Motown RecordsMotown M 1037 (B), January 1963

B-side of Good Bye Cruel Love

(Written by Smokey Robinson)

Scan kindly provided by '144man'.  All label scans come from visitor contributions - if you'd like to send me a scan I don't have, please e-mail it to me at fosse8@gmail.com!Linda Griner, who went on to have a long and successful recording career away from Motown as “Lyn Roman”, only ever released this pair of sides during her time at Hitsville – but plenty of other artists might be “envious” (ha ha!) of her short Motown stint, as she was taken under the wing of none other than Smokey Robinson, who supposedly wrote and produced an entire album’s worth of material for Linda.

Both sides of this single are a pleasant surprise. This showy ballad is an almost completely overlooked piece in Smokey’s oeuvre, but it’s a fine bit of work, pitched somewhere between Mary Wells’ enormous Strange Love, Little Anthony & the Imperials’ Tears On My Pillow, and just a touch of Patsy Cline’s then-recent hit version of Crazy, all blended together, run through the filter of Smokey Robinson the tunesmith, sanded to a fine gloss, and then treated to a finishing touch courtesy of Smokey Robinson the lyricist.

Throughout the song, Linda’s narrator chides a girl she knows for being – yes! – “envious”, because even though the narrator has a whole bunch of material stuff, she’s still miserable because she’s actually in love with this other girl’s boyfriend, and so the narrator’s actually envious of her. In a neat touch typical of its author, the song is actually sung to the boyfriend rather than the other girl.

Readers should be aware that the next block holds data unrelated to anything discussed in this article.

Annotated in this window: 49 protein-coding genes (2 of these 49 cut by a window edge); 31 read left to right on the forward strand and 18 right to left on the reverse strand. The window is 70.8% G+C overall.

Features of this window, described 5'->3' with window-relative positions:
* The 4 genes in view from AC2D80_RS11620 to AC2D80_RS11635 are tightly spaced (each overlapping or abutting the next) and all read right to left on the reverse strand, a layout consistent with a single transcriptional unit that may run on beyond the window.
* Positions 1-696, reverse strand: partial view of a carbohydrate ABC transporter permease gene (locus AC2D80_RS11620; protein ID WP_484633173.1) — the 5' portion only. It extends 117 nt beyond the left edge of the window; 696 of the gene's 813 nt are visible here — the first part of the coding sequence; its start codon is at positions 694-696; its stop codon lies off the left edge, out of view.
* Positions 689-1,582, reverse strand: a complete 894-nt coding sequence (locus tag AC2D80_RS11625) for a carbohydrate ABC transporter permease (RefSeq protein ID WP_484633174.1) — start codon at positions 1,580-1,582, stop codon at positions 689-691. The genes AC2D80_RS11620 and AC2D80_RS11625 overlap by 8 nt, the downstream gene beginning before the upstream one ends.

This would have made a great single for Mary Wells, if the resounding commercial failure of the aforementioned Strange Love hadn’t put Motown off trying to cut any more big showy ballads on her. In her absence, Linda Griner again does well enough; even if her performance isn’t spectacular or individual, it’s good and strong, and filled with promise. For Motown, though, that promise would go unfulfilled.

There’s no reason this couldn’t have done well in 1963 as an A-side, but the single sank without trace and so radio never really got the chance to flip the record over and find it. A pity; between this and the topside, this is a fine single that really deserved better.



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You’re reading Motown Junkies, an attempt to review every Motown A- and B-side ever released. Click on the “previous” and “next” buttons below to go back and forth through the catalogue, or visit the Master Index for a full list of reviews so far.

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Linda Griner
“Good Bye Cruel Love”
Paula Greer
“I Want To Talk About You”